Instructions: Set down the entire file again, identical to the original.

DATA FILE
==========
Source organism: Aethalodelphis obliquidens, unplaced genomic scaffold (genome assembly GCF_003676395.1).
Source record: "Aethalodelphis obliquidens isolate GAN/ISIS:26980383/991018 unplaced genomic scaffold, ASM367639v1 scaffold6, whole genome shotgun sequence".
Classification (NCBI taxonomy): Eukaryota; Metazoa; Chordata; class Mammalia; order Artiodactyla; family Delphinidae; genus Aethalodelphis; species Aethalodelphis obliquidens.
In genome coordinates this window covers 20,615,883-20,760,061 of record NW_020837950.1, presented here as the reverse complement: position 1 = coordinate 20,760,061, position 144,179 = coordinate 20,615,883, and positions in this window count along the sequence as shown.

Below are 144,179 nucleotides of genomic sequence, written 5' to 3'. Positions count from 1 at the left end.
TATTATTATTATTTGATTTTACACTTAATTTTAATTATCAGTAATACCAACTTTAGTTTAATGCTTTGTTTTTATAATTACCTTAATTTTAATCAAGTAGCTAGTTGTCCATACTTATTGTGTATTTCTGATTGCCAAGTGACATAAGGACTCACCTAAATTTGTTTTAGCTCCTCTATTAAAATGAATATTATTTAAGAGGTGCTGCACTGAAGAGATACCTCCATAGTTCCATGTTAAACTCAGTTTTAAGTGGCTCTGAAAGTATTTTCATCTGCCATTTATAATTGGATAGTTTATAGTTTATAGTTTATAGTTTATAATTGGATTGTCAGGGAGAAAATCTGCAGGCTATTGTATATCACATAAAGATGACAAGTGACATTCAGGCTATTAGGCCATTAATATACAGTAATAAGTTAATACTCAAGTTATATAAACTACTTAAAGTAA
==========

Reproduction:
Source organism: Aethalodelphis obliquidens, unplaced genomic scaffold (genome assembly GCF_003676395.1).
Source record: "Aethalodelphis obliquidens isolate GAN/ISIS:26980383/991018 unplaced genomic scaffold, ASM367639v1 scaffold6, whole genome shotgun sequence".
Classification (NCBI taxonomy): Eukaryota; Metazoa; Chordata; class Mammalia; order Artiodactyla; family Delphinidae; genus Aethalodelphis; species Aethalodelphis obliquidens.
In genome coordinates this window covers 20,615,883-20,760,061 of record NW_020837950.1, presented here as the reverse complement: position 1 = coordinate 20,760,061, position 144,179 = coordinate 20,615,883, and positions in this window count along the sequence as shown.

Below are 144,179 nucleotides of genomic sequence, written 5' to 3'. Positions count from 1 at the left end.
TATTATTATTATTTGATTTTACACTTAATTTTAATTATCAGTAATACCAACTTTAGTTTAATGCTTTGTTTTTATAATTACCTTAATTTTAATCAAGTAGCTAGTTGTCCATACTTATTGTGTATTTCTGATTGCCAAGTGACATAAGGACTCACCTAAATTTGTTTTAGCTCCTCTATTAAAATGAATATTATTTAAGAGGTGCTGCACTGAAGAGATACCTCCATAGTTCCATGTTAAACTCAGTTTTAAGTGGCTCTGAAAGTATTTTCATCTGCCATTTATAATTGGATAGTTTATAGTTTATAGTTTATAGTTTATAATTGGATTGTCAGGGAGAAAATCTGCAGGCTATTGTATATCACATAAAGATGACAAGTGACATTCAGGCTATTAGGCCATTAATATACAGTAATAAGTTAATACTCAAGTTATATAAACTACTTAAAGTAA